Why I Prefer the Train – Richard Gess

Richard Gess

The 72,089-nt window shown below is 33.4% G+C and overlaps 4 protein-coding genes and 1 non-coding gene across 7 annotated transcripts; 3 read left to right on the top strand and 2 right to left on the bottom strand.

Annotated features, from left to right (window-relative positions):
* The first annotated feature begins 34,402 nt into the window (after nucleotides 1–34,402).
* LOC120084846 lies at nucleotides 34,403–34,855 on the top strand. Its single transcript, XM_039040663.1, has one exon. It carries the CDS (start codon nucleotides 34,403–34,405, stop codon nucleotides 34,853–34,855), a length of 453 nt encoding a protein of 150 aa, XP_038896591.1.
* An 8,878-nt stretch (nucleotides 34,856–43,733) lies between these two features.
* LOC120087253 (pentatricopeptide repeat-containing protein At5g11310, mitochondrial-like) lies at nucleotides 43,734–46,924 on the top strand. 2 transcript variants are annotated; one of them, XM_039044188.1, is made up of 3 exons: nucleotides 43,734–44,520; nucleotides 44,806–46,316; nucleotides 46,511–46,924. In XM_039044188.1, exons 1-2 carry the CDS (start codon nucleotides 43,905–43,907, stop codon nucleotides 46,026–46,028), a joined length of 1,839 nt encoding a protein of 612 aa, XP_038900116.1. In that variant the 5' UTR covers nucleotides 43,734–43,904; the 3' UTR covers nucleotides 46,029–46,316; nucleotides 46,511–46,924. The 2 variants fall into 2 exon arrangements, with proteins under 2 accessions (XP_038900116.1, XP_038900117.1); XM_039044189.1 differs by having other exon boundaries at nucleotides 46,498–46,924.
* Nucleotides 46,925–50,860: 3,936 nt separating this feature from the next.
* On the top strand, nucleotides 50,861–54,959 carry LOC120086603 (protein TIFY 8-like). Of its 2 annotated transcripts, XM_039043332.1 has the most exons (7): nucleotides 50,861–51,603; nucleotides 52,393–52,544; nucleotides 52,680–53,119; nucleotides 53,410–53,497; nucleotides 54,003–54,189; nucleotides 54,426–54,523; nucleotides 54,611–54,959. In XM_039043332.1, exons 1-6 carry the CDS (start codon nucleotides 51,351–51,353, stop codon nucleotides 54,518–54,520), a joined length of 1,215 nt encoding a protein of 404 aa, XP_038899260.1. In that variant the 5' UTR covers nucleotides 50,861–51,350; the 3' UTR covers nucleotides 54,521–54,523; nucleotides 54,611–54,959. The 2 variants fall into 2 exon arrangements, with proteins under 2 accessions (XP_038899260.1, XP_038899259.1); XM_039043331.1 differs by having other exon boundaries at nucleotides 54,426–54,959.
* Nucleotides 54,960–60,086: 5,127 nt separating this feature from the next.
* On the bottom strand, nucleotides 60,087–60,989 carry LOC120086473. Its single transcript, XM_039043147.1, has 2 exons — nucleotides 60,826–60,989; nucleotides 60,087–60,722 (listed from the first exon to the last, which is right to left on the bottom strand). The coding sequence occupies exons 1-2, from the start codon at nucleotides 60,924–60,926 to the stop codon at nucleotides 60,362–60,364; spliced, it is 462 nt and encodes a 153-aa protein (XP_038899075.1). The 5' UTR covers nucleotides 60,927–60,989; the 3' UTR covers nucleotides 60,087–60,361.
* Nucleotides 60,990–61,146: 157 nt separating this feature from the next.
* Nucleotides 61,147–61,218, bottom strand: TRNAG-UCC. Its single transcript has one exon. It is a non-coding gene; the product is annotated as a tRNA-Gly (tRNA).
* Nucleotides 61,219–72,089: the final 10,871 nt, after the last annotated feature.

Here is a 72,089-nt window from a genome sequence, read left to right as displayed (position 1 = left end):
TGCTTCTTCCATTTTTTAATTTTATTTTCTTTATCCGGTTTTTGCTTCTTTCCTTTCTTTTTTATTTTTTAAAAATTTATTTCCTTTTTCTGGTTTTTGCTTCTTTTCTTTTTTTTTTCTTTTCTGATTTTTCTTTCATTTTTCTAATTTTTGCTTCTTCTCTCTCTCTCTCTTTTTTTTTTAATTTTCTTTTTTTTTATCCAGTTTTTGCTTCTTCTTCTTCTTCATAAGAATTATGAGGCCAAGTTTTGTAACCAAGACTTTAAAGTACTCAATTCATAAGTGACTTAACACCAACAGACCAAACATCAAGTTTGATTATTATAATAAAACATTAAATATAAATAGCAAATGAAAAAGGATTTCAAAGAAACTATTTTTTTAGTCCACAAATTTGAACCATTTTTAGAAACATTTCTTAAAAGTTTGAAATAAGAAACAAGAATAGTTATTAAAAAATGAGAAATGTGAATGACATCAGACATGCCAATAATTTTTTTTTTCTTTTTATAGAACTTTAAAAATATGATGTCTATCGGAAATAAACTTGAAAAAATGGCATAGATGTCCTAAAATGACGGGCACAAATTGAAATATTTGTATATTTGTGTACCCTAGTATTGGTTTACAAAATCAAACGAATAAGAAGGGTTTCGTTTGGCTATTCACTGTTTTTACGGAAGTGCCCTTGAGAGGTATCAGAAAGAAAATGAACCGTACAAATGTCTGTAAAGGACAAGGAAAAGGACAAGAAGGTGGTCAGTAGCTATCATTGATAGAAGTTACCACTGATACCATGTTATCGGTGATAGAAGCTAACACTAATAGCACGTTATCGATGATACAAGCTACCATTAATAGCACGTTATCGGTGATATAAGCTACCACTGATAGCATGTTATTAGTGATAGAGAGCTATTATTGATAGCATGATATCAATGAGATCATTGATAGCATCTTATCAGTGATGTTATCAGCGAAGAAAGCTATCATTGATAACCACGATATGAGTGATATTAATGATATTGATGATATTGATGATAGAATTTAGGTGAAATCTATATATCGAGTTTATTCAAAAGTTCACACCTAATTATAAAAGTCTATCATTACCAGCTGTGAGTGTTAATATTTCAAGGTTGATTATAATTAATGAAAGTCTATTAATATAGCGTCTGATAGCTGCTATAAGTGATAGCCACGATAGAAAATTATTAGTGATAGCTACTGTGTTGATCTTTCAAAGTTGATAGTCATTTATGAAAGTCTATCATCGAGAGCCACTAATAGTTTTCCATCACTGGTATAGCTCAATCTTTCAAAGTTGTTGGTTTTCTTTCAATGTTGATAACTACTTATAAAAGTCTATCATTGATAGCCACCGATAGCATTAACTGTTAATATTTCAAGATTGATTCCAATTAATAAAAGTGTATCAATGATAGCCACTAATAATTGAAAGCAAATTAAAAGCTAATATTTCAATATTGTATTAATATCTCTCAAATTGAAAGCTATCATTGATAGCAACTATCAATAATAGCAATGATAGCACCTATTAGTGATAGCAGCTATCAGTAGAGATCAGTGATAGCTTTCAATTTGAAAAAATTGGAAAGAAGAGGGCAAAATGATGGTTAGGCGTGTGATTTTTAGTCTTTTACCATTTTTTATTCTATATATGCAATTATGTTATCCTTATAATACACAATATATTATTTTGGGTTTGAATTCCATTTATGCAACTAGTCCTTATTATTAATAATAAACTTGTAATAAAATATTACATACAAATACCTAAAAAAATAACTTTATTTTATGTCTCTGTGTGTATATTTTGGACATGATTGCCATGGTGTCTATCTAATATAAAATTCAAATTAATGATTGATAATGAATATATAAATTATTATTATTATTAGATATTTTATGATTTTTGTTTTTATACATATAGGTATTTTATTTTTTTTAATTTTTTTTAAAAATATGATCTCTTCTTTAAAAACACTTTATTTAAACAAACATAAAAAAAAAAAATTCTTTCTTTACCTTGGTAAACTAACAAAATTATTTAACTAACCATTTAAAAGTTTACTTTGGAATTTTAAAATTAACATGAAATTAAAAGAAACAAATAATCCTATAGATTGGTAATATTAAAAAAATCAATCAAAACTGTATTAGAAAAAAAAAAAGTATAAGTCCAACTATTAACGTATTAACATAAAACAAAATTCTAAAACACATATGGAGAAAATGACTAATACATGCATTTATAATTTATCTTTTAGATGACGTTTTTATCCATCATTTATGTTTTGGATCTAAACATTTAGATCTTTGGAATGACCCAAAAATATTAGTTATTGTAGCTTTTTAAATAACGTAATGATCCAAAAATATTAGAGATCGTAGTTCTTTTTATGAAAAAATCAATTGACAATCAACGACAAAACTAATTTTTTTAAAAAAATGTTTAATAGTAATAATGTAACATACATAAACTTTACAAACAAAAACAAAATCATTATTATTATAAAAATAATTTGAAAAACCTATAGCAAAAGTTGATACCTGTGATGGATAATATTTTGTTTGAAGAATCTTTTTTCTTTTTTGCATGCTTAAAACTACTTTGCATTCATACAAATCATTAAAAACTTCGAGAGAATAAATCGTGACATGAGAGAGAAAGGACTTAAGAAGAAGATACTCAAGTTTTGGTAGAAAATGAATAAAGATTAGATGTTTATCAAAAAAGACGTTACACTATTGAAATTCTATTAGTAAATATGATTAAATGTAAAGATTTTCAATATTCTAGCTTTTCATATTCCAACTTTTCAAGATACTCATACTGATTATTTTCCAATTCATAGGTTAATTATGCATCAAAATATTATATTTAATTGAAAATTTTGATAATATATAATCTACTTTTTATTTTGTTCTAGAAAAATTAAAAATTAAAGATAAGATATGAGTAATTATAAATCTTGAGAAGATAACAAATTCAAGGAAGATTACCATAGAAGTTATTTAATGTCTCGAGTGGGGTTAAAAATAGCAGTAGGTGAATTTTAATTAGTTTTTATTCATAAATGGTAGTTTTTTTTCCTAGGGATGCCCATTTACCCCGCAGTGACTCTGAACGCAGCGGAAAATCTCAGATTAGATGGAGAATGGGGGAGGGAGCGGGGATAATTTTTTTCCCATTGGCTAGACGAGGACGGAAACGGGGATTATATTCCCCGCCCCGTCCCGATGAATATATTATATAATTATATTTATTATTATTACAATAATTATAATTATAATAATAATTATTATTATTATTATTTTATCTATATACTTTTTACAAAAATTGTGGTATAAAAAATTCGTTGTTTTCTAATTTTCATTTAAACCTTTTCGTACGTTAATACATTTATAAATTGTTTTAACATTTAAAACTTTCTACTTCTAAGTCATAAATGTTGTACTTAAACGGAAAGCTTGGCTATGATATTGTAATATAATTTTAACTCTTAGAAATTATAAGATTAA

I have attained to the imposing age of one hundred and three and I have never flown in an airplane, and I suppose that can be blamed on Rodney Dorrance. If I ever went up in an airplane, all I would be able to think about would be Rodney. I couldn’t bear it; I would be frightened that I was going to die, every second I was in the air. One summer evening when I was nine, Father announced at table that young Rodney Dorrance—of the downriver Dorrances, who kept lead mines out West—had asked his father to buy him an aeroplane, and Old Dorrance had duly bought him one. “Dear Lord,” my mother said, “he’s hazard enough on solid ground.” In the spring, down at Schorling’s garage, where my gang of pretend Motor Boys and I stopped every day after school, I’d seen the wreckage of Rodney Dorrance’s racing car, covered in mud and weeds. According to the Schorlings, Rodney had gotten it up to 75 on the West Leiden Pike, at midnight, and then swerved it into the ditch to avoid a deer—or perhaps a cow—or was it a duck? The Schorlings thought Rodney was hilarious in and of himself, and they made him sound stupider every time they told the story. When he entered the ditch he proceeded onward, left wheels in the water, right wheels up on the embankment, and he went two hundred yards in that fashion until he was interrupted by a culvert. Even this wreckage was exciting—there was nothing of our parents’ stodgy touring cars about it, no fenders, no running boards, no roof; its wheels were double the diameter of Father’s Buick’s, and its steering wheel looked a yard wide, and the exhaust pipes running along its flanks were burned black—it must have belched flames. It said FIAT on its radiator grille, an inscription exotic as hieroglyphics to us overawed children. Who among us small fry was going to turn eighteen and receive an Italian racing car? Benny was the Chief of Surgery’s son, Louis’s father ran the waterworks, I was Lawyer Vander’s tomboy Natalie; we were well-off children, in town, but shoeless urchins compared to the princelings in the castles downriver. “Rodney Dorrance,” my father said, “is spoiled, and I can’t imagine what Old Dorrance is thinking. Signing checks for racing cars and airplanes.” And Mother said, “Perhaps Old Dorrance is trying to distract Young Dorrance from the young ladies. He causes scandals when he doesn’t have a hobby.” “If he was my child,” said Father, “I might hope for enough of a mishap to turn him towards seminary school.” And both of them tittered away at their own cleverness, and I couldn’t understand why. What was wrong with being daring and modern if you could afford it? Why were we all obliged to proceed through the world at such a slow glum pace? The more my parents clucked about him, his recklessness with autos and his carelessness with girls, the more interesting he became. So when it turned out that Rodney Dorrance’s airplane was in truth an aeroboat, and that he would be trying it out on the river, I was the one who pestered Mother and Father to make sure we were at Woodwinds on the day, in case we could get a glimpse of his performance. Everyone doubted we’d see any trace of Rodney, and with good reason. But when we all stepped onto the front porch, Father and Mother and Aunt Frances and I, and one of Aunt Frances’s pretty young employees from the Telephone Exchange, and we looked down and saw the beautiful airplane, floating on the river right before our eyes, Father said, “Well, brava for Natalie,” and everybody clapped. I was all for taking front row seats at the end of the dock, but Father forbade us to go any closer than the lawn in front of the house. Aunt Frances’s young friend and I pleaded, but Father stood firm, and Mother took his side. “We can’t predict which direction he might fly,” said Mother. “Up,” said Aunt Frances’s friend, “and then away from us, wouldn’t you think?” “We are thinking,” Father said, “of other likelihoods.” So Father and Mother and Aunt Frances and I and Aunt Frances’s pretty friend, all ridiculous in our summer whites, sat down at the edge of the hill where the lawn began sloping to the river, passing Father’s German binoculars back and forth. The plane looked mysterious, bobbing on the river with fancy little boats swimming around it, the breeze catching its various white wings—there were two where you would expect them, and three more that made a tail—and tilting the whole assembly from side to side. It looked terribly light and delicate. Through Father’s heavy field glasses I could see the brass brightwork on the Dorrances’ steam launch, and a slender youth standing at its rail, with his cap on backwards exactly like the aeronauts in the magazines. “I met Rodney at the Boat Club last month,” said Aunt Frances’s friend. “You certainly did not,” said Aunt Frances. When the small craft began to disperse, I could plainly see Rodney, the boy with his cap on backwards, stepping off a dinghy onto his overgrown dragonfly, tipping it like a canoe. Some boys standing in other dinghies steadied its wingtips until Rodney took his seat in what I imagine you would call its hull. “Is it French?” Aunt Frances’s friend asked. “It is a Wright Flyer,” answered Aunt Frances, “from Ohio,” and Mother said, “May I have a turn with the binoculars, please?” And Rodney started the engine, making an indescribable din, and then the dinghy boys pulled away from the plane and it started going forward, twitching its tail. He gave it the gun and it got even louder—everyone covered their ears and closed their eyes—and when I looked again he was gone, disappeared. “We missed it!” I cried. “We would have seen it from the dock,” said Aunt Frances’s friend. And huzzahs rose from upriver, and Mother said, “look up, and to your right,” and there in the sky was the speck of the aeroboat, lifting towards New Leiden, steady as a gull. “He can see his little cottage from up there,” said Mother. “Fieldstone and Ludowici tile,” Father noted, “big as an Alpine hotel.” We watched the plane until it was too small to see, and then we took turns finding it again with the field glasses, and watched it until it was finally too far away, and we could hear its motor for some while after that. “I wonder how far he intends to go,” said Mother. “I doubt he will return here,” said Aunt Frances. “Can we wait on the dock to see if he does?” asked Aunt Frances’s friend. “Then you will miss the picnic,” said Aunt Frances, which was true; Cook had set the hampers on the porch. “Can’t we please go down to the dock?” I begged. “If he comes back we’ll run for it!” “I can keep watch over Natalie,” said Aunt Frances’s friend, shading her eyes with her hand and peering at the spot in the sky where Rodney had vanished. “You’ll be waiting for nothing,” said Aunt Frances, “and we won’t wait for you.” “Frances,” said Mother, “let your friend do as she likes. Natalie, you may go with Aunt Frances’s friend.” And Aunt Frances’s friend and I ran down the hill and out to the end of the dock and sat down in the glider to wait for Rodney and his flying boat to come flying back our way. We craned our necks to the north and stared. “Despite whatever your aunt thinks,” said Aunt Frances’s friend, “I did meet Rodney Dorrance, at the Boat Club June Nosegay, and why she feels compelled to contradict me is a mystery.” “What is he like?” I asked, and Aunt Frances’s friend laughed. “He had the loudest motor car I have ever heard,” she said. “He stood out on the lawn with two other girls and I, and we all smoked, even though he said he hated to smoke. Then he passed around his little silver flask, and then we all went back inside, and then he taught me how to do the Fox Trot, which is a very entertaining Negro dance.” “But what does he look like?” I persisted, and a dreamy look crossed Aunt Frances’s friend’s face, and she said, “Rodney looks like someone drew him, in the sixteenth century.” “I don’t understand what Mother and Father have against him,” I said. “Perhaps,” said Aunt Frances’s friend, “it is because he can do exactly what he pleases, unlike almost everybody else. Your aunt dislikes him because she knows I’m interested, not that that is any of her business. Do you hear it?” she said. And yes, I did, I could hear the airplane coming back in our direction, buzzing like a horsefly. Just as we’d dreamed, Rodney had flown in a wide circle, and now it looked like he was heading in towards the exact place he’d taken off, right in front of us. I knew why Aunt Frances’s friend wanted to personally welcome him back to solid ground. I felt the same attraction, but in my case I was nine years old, and to me it was unnerving, like the first symptoms of a sickness. But Aunt Frances’s friend and I both jumped for joy, we both whooped and waved, two starstruck female admirers. “There he is,” said Aunt Frances’s friend, “and if you glance behind you, you’ll see they haven’t noticed a thing yet.” And there up the hill were Mother and Father chatting, parked in two of those painful wooden deck chairs Viola had rolled out on the lawn. Aunt Frances perched upright on hers, looking down at us through the binoculars, which I found baffling; the show was out on the river, where Rodney was about to land. But instead of lighting on the water, Rodney went into a stunt, pulling up at a very radical angle. Aunt Frances’s friend stopped jumping about, and said “Oh!” and put her hand to her mouth, and Rodney kept climbing, steeper and steeper, sun flashing in his white canvas wings. When he was perpendicular for a second or two, the sound of his motor changed; it grumbled and hacked and hesitated, but it kept pushing him farther, straight up, until all at once it cut off, and Rodney and his plane tipped silently upside down. “Oh!” Aunt Frances’s friend said again, and for the slightest moment he hung bottom up, exactly parallel to the river. Then there was the loudest crack!—like a heavy limb snapping off a tree—and his wings flipped up in a V, and the plane seemed like it was about to go still higher instead of falling, like it would flap down and lift away, like a gull would. Then it came apart into five pieces, counting Rodney, descending in five different directions. I didn’t see Rodney break every one of his bones, hitting the water; I saw him falling upside down, still trying to fly his plane, hands and feet still in position, while his hat whirled away towards West Leiden. His motor and the rest of the hull went directly down, the wings tumbled upriver, and the tail veered sideways, banked and swerved low, caught the breeze, and veered up again, heading directly for my and Aunt Frances’s friend’s heads. We should have probably flattened ourselves on the dock, or escaped into the river, but Aunt Frances’s friend and I stood stock-still instead and watched the broken-off tail fly straight at us, fast enough to knock our idiot heads off. “Girls!” Father yelled, but we couldn’t move. At the very last second Aunt Frances’s friend bent her knees to make herself shorter, and I immediately did the same, and the tail cast its shadow over us—I could hear canvas flapping, I heard shrieking from behind us, Mother and Aunt Frances—and then flew on to crash into the hillside. Now who would try to loop the loop in that plane? Anyone could see it would fall apart if you turned it upside down. And regardless of what Mother and Father and Aunt Frances would have tried to tell you, I did see him fall, and I can see him fall again, this minute, if I close my eyes and envision him. The only other person I ever knew who was more afraid of flying was Penny Mallard. “The more firmer, the less terror,” she used to say, a line I’m sure she misappropriated from some cornpone jester of the airwaves. Poor Penny had it much worse than I did, and who knows why? The kid couldn’t even see the glint from a plane overhead without fretting. When she was still small, when I first knew her, and she heard an airplane approaching, she would chew on the tip of her index finger, and look around from side to side, or down at the ground, anywhere but up. If anyone else I’m going on and on about here was still alive, Father or Mother or Penny Mallard or poor Aunt Frances, they would all say the only thing I was irrational about was flying. I am sure this foible annoyed everyone—Penny’s father blamed me to the end of his days for making him fifteen hours late to her deathbed, because I would not take the airplane from New York to Charlotte—but then again, unlike almost everybody els